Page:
The Practitioner Who Evaluates You Matters

As the U.S. healthcare industry grows in complexity, healthcare professionals without traditional doctorates in medicine, like physician’s assistants and nurse practitioners, have increasingly assumed primary and specialized medical care roles. In the context of Wisconsin worker’s compensation, this seemingly harmless diversification of medical practitioners providing treatment can create headaches when securing and submitting the appropriate medical support to the worker’s compensation insurer.


WI Workers’ Compensation Law Limits Medical Support to Doctors

In Wisconsin, a Department of Workforce Development (“DWD”) form known as the WKC-16-B is used to formally notify the state and the worker’s compensation insurer that a specific injury, disease, and/or condition is work-related. However, only certain medical practitioners are permitted to complete WKC-16-B’s on the cause and extent of a work injury under the Worker’s Compensation Act.

Specifically, an actual physician – either a Doctor of Medicine (MD) or Doctor of Osteopathic Medicine (DO) – must state on a WKC-16-B that a given injury or health condition is work-related for the claim to be accepted. For mental injuries like post-traumatic stress disorder, a treating clinical psychologist (PsyD) is permitted to complete a WKC-16-B on behalf of the worker. Regrettably, this means a WKC-16-B from a treating physician assistant or nurse practitioner that opines on the cause and extent of a work injury may be rejected by the worker’s compensation insurer or an administrative law judge.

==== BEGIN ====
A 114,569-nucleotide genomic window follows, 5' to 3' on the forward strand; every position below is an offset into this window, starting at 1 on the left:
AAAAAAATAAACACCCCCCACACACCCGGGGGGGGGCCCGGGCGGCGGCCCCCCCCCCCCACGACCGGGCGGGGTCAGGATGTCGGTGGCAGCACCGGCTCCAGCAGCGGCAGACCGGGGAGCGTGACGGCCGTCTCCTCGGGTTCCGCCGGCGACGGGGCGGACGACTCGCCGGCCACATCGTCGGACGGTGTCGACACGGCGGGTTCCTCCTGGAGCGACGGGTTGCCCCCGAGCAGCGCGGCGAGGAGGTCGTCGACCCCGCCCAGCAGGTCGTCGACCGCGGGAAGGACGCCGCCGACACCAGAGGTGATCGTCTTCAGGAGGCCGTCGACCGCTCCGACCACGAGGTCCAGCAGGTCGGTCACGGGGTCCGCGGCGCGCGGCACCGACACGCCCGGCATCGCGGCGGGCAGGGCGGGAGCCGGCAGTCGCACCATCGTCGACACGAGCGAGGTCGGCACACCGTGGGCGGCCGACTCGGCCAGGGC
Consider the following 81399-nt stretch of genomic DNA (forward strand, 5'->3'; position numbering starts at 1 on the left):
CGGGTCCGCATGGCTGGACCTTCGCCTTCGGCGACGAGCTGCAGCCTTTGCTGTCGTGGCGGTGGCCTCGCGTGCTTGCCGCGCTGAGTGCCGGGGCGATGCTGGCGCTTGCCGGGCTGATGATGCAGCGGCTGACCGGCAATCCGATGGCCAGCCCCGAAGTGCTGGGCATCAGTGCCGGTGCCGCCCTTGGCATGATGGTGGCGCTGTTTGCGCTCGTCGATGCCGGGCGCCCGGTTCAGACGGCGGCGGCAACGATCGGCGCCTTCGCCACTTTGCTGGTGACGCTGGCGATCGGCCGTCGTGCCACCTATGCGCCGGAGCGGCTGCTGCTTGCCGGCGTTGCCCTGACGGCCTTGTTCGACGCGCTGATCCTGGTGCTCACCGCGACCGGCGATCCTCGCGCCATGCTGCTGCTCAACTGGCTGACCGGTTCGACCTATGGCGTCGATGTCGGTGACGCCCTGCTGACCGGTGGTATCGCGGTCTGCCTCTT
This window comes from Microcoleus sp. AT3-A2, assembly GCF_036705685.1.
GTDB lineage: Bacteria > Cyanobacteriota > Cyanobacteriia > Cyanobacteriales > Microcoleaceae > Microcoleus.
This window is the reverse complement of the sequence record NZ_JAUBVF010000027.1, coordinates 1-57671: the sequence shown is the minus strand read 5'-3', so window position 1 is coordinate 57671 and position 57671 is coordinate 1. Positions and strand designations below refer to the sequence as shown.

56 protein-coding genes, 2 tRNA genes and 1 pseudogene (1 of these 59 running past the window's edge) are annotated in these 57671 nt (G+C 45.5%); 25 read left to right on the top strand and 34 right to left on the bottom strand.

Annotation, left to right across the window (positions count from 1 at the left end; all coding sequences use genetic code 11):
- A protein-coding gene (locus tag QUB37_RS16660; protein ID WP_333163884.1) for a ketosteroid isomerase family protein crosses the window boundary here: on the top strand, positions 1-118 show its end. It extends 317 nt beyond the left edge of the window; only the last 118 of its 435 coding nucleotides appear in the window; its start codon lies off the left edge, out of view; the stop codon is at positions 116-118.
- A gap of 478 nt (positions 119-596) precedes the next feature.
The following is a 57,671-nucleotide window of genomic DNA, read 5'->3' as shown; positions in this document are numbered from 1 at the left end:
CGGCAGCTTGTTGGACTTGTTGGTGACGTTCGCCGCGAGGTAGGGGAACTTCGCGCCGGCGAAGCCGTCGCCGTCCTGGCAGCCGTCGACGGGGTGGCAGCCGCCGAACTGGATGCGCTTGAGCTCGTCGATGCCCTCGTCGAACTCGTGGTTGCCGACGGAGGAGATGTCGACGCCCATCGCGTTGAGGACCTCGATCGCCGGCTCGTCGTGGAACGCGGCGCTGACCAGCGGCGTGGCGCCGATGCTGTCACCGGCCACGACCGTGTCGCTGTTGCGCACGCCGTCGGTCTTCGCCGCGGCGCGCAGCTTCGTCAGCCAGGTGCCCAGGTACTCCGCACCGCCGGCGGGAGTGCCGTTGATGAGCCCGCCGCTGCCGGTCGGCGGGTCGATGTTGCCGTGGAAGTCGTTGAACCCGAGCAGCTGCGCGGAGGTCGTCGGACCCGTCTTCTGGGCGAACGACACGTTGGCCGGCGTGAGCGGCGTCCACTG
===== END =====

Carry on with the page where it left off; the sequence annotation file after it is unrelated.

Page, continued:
You May Need to See a Doctor After a Nurse Practitioner or Physician Assistant Diagnoses Your Injuries or Illness

The rule requiring a physician to complete your WKC-16-B can be arbitrary at times, especially when your nurse practitioner or physician assistant is the only medical practitioner you have seen. In addition, your treating nurse practitioner or physician assistant might be the healthcare professional most knowledgeable about the facts of your case. Therefore, as the roles of providers like chiropractors, nurse practitioners, physician assistants, and physical therapists increase in providing primary care for work injuries, keep in mind that a medical doctor may be necessary to officially certify on a WKC-16-B that your injury is work-related.


Contact Hawks Quindel with Questions on Securing Medical Support for Your Worker’s Compensation Claim

If your worker’s compensation claim was denied due to lacking a WKC-16-B from a qualified medical practitioner, contact Hawks Quindel’s experienced worker’s compensation attorneys for a free evaluation of your claim.

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Brandon Jubelirer